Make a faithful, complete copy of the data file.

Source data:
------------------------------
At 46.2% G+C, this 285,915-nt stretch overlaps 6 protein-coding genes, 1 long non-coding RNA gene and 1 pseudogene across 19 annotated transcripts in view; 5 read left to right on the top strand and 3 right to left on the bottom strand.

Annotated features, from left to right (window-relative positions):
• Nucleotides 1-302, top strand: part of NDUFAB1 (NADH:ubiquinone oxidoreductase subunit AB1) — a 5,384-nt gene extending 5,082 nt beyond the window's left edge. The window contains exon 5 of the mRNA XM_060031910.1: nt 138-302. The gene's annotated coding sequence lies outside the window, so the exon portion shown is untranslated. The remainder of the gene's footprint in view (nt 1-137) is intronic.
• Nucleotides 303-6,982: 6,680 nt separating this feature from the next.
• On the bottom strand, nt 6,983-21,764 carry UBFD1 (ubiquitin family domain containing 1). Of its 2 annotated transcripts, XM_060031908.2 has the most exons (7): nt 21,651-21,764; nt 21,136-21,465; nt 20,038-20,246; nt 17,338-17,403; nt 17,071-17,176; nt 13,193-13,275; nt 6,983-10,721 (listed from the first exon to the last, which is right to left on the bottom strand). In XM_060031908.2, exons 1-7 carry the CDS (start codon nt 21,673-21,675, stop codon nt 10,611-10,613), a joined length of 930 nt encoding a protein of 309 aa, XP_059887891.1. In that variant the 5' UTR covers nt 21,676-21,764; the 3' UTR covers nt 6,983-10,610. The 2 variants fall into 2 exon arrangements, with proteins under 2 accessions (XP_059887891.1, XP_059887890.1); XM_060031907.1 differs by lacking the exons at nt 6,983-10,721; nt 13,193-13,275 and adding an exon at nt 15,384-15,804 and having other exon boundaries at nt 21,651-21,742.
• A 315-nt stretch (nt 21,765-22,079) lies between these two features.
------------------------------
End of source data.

At 46.2% G+C, this 285,915-nt stretch overlaps 6 protein-coding genes, 1 long non-coding RNA gene and 1 pseudogene across 19 annotated transcripts in view; 5 read left to right on the top strand and 3 right to left on the bottom strand.

Annotated features, from left to right (window-relative positions):
• Nucleotides 1-302, top strand: part of NDUFAB1 (NADH:ubiquinone oxidoreductase subunit AB1) — a 5,384-nt gene extending 5,082 nt beyond the window's left edge. The window contains exon 5 of the mRNA XM_060031910.1: nt 138-302. The gene's annotated coding sequence lies outside the window, so the exon portion shown is untranslated. The remainder of the gene's footprint in view (nt 1-137) is intronic.
• Nucleotides 303-6,982: 6,680 nt separating this feature from the next.
• On the bottom strand, nt 6,983-21,764 carry UBFD1 (ubiquitin family domain containing 1). Of its 2 annotated transcripts, XM_060031908.2 has the most exons (7): nt 21,651-21,764; nt 21,136-21,465; nt 20,038-20,246; nt 17,338-17,403; nt 17,071-17,176; nt 13,193-13,275; nt 6,983-10,721 (listed from the first exon to the last, which is right to left on the bottom strand). In XM_060031908.2, exons 1-7 carry the CDS (start codon nt 21,673-21,675, stop codon nt 10,611-10,613), a joined length of 930 nt encoding a protein of 309 aa, XP_059887891.1. In that variant the 5' UTR covers nt 21,676-21,764; the 3' UTR covers nt 6,983-10,610. The 2 variants fall into 2 exon arrangements, with proteins under 2 accessions (XP_059887891.1, XP_059887890.1); XM_060031907.1 differs by lacking the exons at nt 6,983-10,721; nt 13,193-13,275 and adding an exon at nt 15,384-15,804 and having other exon boundaries at nt 21,651-21,742.
• A 315-nt stretch (nt 21,765-22,079) lies between these two features.